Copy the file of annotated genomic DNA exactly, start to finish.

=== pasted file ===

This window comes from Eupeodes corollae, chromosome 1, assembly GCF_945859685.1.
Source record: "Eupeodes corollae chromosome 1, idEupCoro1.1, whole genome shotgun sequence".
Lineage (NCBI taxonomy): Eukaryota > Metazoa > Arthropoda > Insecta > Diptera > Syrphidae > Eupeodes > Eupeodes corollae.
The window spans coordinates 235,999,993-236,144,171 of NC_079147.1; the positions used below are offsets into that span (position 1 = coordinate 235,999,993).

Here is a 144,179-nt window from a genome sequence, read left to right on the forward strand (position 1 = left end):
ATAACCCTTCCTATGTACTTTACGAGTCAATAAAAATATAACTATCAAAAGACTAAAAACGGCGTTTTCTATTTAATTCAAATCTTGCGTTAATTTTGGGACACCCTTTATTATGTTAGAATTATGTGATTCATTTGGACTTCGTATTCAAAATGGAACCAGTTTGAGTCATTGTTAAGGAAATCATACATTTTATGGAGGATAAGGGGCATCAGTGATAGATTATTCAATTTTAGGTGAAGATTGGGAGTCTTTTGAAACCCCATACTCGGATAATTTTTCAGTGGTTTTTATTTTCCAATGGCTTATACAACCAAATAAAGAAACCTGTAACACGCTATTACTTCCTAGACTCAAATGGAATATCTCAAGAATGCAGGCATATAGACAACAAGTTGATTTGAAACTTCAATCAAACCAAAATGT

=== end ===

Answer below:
This window comes from Eupeodes corollae, chromosome 1, assembly GCF_945859685.1.
Source record: "Eupeodes corollae chromosome 1, idEupCoro1.1, whole genome shotgun sequence".
Lineage (NCBI taxonomy): Eukaryota > Metazoa > Arthropoda > Insecta > Diptera > Syrphidae > Eupeodes > Eupeodes corollae.
The window spans coordinates 235,999,993-236,144,171 of NC_079147.1; the positions used below are offsets into that span (position 1 = coordinate 235,999,993).

Here is a 144,179-nt window from a genome sequence, read left to right on the forward strand (position 1 = left end):
ATAACCCTTCCTATGTACTTTACGAGTCAATAAAAATATAACTATCAAAAGACTAAAAACGGCGTTTTCTATTTAATTCAAATCTTGCGTTAATTTTGGGACACCCTTTATTATGTTAGAATTATGTGATTCATTTGGACTTCGTATTCAAAATGGAACCAGTTTGAGTCATTGTTAAGGAAATCATACATTTTATGGAGGATAAGGGGCATCAGTGATAGATTATTCAATTTTAGGTGAAGATTGGGAGTCTTTTGAAACCCCATACTCGGATAATTTTTCAGTGGTTTTTATTTTCCAATGGCTTATACAACCAAATAAAGAAACCTGTAACACGCTATTACTTCCTAGACTCAAATGGAATATCTCAAGAATGCAGGCATATAGACAACAAGTTGATTTGAAACTTCAATCAAACCAAAATGT